15 Great Modern TV Title Sequences

Check out some of our favorite TV themes and title sequences from the last decade...

What makes a great title sequence? There are numerous shows with fantastic theme songs (Red Dwarf), evolving sequences (Fringe), handy introductions to the show (Once Upon A Time) or humour (Futurama). But for a truly great title sequence, all these things have to come together with an added splash of sheer invention and creativity, resulting in a sequence that perfectly expresses the spirit of the show (preferably without inducing headaches or nausea – Homeland has a brilliantly inventive title sequence that, unfortunately, can be physically uncomfortable to watch). Any sequence that simply shows clips of the actors in character, no matter how well acted or artistically put together, will not make the cut here.

The sequences in this list all stand out because theme song, imagery and mood have all come together perfectly to introduce viewers to the theme and tone of the show, and because to that perfect combination is added an extra spark of unpredictable brilliance.

Because there are so many great title sequences out there, this list focuses on the last ten years or so. There just isn’t room in one fairly short article for all the great title sequences television has produced over the last 70 years or so!

15. Les Revenants / The Returned

Music: Original theme by Mogwai.

Format: Montage of slow-motion images.

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Mood: Eerie.

How does it reflect the show?

Les Revenants is one of those shows that is partly built on a sense of place. The cold, industrial architecture of the small town in which the characters often seem trapped is contrasted with the wilder beauty of the surrounding mountains in a way that creates a very specific, slightly strange atmosphere often found in industrialised yet still rural mountain towns. The title sequence shows off this contrast to great effect, while also balancing images of life and death, never more obviously than in the shot of a young couple lying next to some graves. But it’s the moments of weirdness that you don’t even necessarily notice the first time around that put it on this list – particularly the reflections of children playing in a puddle of water who don’t appear to exist above the puddle.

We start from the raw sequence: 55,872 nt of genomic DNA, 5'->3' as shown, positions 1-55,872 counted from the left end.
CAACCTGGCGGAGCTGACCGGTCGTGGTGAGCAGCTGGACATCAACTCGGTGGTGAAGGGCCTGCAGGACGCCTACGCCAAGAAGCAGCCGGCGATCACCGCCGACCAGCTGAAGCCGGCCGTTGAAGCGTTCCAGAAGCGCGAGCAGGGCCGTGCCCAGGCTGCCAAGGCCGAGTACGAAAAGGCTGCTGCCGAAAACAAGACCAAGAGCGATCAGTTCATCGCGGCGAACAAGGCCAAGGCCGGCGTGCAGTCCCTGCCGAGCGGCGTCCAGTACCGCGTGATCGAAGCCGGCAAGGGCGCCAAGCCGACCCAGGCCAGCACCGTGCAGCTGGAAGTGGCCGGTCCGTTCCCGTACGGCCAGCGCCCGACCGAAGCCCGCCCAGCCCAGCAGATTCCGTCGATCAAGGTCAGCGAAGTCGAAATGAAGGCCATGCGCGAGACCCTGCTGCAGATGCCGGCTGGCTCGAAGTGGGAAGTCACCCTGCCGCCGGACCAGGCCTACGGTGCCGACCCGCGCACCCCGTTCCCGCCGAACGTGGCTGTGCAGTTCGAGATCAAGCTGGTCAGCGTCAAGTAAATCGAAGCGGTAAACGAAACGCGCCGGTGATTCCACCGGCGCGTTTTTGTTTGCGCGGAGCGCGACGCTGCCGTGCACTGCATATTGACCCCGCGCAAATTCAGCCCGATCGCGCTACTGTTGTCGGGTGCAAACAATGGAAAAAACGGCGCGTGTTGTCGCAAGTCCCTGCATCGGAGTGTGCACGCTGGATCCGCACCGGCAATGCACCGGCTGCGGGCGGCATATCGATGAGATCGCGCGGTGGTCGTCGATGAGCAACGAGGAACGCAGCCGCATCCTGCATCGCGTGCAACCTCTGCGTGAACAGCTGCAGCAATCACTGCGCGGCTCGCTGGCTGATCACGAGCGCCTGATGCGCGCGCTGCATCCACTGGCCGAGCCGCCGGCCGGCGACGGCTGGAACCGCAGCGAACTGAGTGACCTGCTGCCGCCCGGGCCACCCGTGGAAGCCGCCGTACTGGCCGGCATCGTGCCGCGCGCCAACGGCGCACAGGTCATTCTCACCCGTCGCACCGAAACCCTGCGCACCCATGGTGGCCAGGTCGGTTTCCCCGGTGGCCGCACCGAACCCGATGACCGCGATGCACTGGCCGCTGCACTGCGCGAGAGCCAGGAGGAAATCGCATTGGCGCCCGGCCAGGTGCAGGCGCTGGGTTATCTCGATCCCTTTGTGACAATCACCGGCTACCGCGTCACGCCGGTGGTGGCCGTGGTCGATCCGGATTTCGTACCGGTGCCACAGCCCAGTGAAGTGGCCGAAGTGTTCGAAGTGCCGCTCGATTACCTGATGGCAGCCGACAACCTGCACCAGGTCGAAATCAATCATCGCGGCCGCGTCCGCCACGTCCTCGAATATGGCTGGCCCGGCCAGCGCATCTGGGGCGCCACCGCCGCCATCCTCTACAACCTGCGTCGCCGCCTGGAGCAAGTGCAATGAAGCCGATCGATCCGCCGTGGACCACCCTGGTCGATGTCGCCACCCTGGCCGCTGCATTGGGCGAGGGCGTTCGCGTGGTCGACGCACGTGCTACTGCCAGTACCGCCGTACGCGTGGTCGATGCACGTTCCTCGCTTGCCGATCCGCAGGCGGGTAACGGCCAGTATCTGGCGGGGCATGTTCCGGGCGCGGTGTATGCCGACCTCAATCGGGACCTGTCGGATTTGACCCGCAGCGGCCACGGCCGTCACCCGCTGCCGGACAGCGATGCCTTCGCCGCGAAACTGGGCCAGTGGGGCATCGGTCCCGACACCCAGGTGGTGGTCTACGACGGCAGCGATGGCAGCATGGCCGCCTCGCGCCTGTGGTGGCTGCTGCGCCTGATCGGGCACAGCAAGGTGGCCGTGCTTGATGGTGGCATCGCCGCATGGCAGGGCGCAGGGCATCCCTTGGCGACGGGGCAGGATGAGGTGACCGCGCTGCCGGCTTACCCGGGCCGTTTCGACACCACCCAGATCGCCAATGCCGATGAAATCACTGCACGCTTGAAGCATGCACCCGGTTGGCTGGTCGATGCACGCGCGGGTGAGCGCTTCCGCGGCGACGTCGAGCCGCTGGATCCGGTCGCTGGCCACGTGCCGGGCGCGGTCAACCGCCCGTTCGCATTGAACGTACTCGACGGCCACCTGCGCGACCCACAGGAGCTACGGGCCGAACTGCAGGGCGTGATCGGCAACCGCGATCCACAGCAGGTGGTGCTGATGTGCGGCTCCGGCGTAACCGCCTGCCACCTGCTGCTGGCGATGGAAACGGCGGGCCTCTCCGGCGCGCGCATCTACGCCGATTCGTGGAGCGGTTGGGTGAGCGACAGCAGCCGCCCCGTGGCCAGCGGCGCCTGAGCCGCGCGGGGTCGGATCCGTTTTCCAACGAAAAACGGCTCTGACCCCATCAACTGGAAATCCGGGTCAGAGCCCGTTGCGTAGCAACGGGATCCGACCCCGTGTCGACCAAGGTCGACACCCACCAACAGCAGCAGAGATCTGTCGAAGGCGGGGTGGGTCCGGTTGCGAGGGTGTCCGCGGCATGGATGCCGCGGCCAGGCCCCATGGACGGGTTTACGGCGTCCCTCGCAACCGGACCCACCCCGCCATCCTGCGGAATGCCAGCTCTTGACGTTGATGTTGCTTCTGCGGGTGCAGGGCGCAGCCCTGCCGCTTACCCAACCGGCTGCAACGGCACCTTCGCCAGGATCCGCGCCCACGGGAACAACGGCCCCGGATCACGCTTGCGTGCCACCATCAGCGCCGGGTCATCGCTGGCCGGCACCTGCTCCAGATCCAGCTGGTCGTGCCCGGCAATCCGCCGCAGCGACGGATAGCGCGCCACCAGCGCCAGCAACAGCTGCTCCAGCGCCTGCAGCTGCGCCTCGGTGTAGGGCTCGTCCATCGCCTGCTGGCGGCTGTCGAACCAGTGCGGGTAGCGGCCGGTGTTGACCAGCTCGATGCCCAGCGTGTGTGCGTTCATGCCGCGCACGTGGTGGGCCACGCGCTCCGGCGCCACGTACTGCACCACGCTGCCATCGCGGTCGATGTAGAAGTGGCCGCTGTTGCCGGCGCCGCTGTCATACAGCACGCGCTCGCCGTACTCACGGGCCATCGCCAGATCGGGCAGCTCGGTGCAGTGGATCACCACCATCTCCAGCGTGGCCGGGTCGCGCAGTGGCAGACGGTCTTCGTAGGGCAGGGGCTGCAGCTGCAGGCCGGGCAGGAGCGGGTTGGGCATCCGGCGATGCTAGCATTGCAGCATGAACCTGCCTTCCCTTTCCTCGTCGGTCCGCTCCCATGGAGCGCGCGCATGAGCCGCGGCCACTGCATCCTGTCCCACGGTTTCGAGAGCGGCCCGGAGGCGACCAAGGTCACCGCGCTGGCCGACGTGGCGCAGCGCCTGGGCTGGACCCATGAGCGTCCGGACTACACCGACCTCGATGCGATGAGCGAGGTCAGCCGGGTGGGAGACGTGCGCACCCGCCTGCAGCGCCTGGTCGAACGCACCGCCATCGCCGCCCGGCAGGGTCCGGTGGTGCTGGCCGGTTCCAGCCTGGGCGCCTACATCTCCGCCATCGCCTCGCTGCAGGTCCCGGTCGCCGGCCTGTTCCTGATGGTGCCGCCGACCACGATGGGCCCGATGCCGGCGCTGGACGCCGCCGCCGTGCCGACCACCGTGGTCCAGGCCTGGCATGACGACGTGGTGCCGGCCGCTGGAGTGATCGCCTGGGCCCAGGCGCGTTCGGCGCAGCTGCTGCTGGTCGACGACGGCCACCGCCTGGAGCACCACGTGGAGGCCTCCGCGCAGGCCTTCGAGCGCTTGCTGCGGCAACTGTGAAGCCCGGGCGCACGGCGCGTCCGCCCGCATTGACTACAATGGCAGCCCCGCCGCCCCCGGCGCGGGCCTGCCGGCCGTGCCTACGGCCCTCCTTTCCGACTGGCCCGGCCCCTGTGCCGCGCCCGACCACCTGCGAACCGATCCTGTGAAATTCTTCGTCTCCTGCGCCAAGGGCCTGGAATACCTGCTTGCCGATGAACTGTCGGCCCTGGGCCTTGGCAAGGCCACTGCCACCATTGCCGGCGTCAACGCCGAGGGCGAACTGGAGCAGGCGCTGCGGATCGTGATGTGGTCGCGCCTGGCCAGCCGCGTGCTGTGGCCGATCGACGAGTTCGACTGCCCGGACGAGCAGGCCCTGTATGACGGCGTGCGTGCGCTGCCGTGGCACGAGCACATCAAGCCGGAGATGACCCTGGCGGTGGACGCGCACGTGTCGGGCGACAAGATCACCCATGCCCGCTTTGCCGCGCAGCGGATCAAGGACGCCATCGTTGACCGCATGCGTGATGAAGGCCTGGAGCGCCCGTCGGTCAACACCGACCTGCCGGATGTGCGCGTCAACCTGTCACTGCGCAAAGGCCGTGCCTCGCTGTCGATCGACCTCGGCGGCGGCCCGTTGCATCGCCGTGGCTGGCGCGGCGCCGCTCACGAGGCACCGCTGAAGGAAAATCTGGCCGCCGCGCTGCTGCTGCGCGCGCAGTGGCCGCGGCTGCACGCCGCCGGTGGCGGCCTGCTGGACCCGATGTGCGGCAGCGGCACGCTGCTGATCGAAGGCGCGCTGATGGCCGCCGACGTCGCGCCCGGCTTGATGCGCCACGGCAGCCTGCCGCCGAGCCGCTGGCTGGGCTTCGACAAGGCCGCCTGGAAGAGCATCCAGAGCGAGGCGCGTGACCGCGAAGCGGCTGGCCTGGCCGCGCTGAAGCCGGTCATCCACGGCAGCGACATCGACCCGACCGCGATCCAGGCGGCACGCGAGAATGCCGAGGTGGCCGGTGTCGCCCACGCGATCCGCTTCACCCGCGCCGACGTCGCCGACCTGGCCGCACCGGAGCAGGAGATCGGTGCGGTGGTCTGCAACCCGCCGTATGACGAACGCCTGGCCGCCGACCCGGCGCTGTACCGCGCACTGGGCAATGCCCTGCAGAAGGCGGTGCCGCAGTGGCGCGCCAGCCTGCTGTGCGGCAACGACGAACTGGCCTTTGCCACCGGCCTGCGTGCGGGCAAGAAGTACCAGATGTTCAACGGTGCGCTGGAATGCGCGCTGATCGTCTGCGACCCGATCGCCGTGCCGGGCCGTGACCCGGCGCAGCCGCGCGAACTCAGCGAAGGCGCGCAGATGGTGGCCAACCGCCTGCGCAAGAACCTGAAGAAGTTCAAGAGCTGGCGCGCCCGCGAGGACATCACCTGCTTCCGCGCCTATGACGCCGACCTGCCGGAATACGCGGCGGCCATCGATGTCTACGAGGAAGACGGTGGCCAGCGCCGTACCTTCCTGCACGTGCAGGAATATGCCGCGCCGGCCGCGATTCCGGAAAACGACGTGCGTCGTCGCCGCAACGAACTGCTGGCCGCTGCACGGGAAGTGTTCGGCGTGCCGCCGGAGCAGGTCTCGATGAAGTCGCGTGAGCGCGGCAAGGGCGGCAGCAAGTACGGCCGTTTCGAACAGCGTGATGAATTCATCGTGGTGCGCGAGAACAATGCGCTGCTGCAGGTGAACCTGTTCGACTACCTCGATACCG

14. Fringe

Music: Original theme by JJ Abrams.

Format: Animation.

Mood: Mysterious.

How does it reflect the show?

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Fringe’s opening credits, much like the show itself, started out as an effective but not overly original X-Files homage. However, much like the show, the opening credits evolved over the course of the series to reflect changes in plot, setting and tone. Season 2 first introduced a new credit sequence in the brilliant 1980s-styled opening to “Peter,” as well as subtly altering the floating words telling us which branches of “fringe science” we should expect to see. But it was in Season 3 that the series started to use small alterations to the credit sequence to tell us which universe we were in, culminating in the brilliant title sequence first seen in Season 4’s “Letters of Transit’ and used throughout Season 5. This sequence throws us into a chilling new world in which “fringe science” now consists of concepts like “individuality,” “imagination” and “free will” and human beings are penned in to a barbed-wire surrounded prison camp. Fringe changed more over five seasons than most shows might in ten, but the sense of continuity within that change provided by the title sequence helped to remind viewers of the show’s history throughout its run.

13. iZombie

Music: “Stop, I’m Already Dead” by Deadboy and the Elephantmen.

Format: Animation.

Mood: Colourful.

How does it reflect the show?

Lots of shows use their opening credits sequence to provide a quick recap of the set-up – iZombie isn’t even the only zombie show to do so. But it makes the list for the combination of exposition and comic-book-style presentation that effectively transmits a fair amount of information in a fun, informative and mood-setting way. Reflecting the series’ comic-book origins, the title sequence was designed by comics artist Mike Allred and, combined with Deadboy and the Elephantmen’s usefully titled track “Stop, I’m Already Dead” neatly encapsulates the blackly humorous tone of the show.